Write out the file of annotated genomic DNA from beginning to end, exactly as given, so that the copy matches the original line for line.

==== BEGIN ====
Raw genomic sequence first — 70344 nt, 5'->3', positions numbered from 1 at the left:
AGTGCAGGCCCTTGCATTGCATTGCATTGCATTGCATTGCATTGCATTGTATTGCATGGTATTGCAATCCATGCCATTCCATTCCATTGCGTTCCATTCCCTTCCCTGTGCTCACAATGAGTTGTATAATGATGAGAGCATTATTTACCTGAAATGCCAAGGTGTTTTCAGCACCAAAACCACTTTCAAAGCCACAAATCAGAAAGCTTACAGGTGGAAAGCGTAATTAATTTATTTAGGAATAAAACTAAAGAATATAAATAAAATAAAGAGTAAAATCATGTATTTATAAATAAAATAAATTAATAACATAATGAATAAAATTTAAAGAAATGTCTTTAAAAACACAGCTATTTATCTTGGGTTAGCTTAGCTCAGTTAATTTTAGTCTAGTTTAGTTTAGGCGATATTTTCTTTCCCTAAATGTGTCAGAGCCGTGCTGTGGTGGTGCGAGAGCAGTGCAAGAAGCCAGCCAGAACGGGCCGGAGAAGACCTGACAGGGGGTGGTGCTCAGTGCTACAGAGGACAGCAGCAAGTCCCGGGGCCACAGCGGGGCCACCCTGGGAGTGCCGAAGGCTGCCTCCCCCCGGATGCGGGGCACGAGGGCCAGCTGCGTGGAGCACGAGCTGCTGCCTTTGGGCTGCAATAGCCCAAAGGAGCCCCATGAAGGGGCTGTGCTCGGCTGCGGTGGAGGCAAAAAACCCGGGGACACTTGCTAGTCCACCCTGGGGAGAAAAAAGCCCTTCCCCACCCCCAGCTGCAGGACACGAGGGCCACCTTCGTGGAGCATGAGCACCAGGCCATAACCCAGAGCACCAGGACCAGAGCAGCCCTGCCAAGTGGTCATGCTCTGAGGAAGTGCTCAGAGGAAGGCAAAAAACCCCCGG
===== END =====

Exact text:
Raw genomic sequence first — 70344 nt, 5'->3', positions numbered from 1 at the left:
AGTGCAGGCCCTTGCATTGCATTGCATTGCATTGCATTGCATTGCATTGTATTGCATGGTATTGCAATCCATGCCATTCCATTCCATTGCGTTCCATTCCCTTCCCTGTGCTCACAATGAGTTGTATAATGATGAGAGCATTATTTACCTGAAATGCCAAGGTGTTTTCAGCACCAAAACCACTTTCAAAGCCACAAATCAGAAAGCTTACAGGTGGAAAGCGTAATTAATTTATTTAGGAATAAAACTAAAGAATATAAATAAAATAAAGAGTAAAATCATGTATTTATAAATAAAATAAATTAATAACATAATGAATAAAATTTAAAGAAATGTCTTTAAAAACACAGCTATTTATCTTGGGTTAGCTTAGCTCAGTTAATTTTAGTCTAGTTTAGTTTAGGCGATATTTTCTTTCCCTAAATGTGTCAGAGCCGTGCTGTGGTGGTGCGAGAGCAGTGCAAGAAGCCAGCCAGAACGGGCCGGAGAAGACCTGACAGGGGGTGGTGCTCAGTGCTACAGAGGACAGCAGCAAGTCCCGGGGCCACAGCGGGGCCACCCTGGGAGTGCCGAAGGCTGCCTCCCCCCGGATGCGGGGCACGAGGGCCAGCTGCGTGGAGCACGAGCTGCTGCCTTTGGGCTGCAATAGCCCAAAGGAGCCCCATGAAGGGGCTGTGCTCGGCTGCGGTGGAGGCAAAAAACCCGGGGACACTTGCTAGTCCACCCTGGGGAGAAAAAAGCCCTTCCCCACCCCCAGCTGCAGGACACGAGGGCCACCTTCGTGGAGCATGAGCACCAGGCCATAACCCAGAGCACCAGGACCAGAGCAGCCCTGCCAAGTGGTCATGCTCTGAGGAAGTGCTCAGAGGAAGGCAAAAAACCCCCGG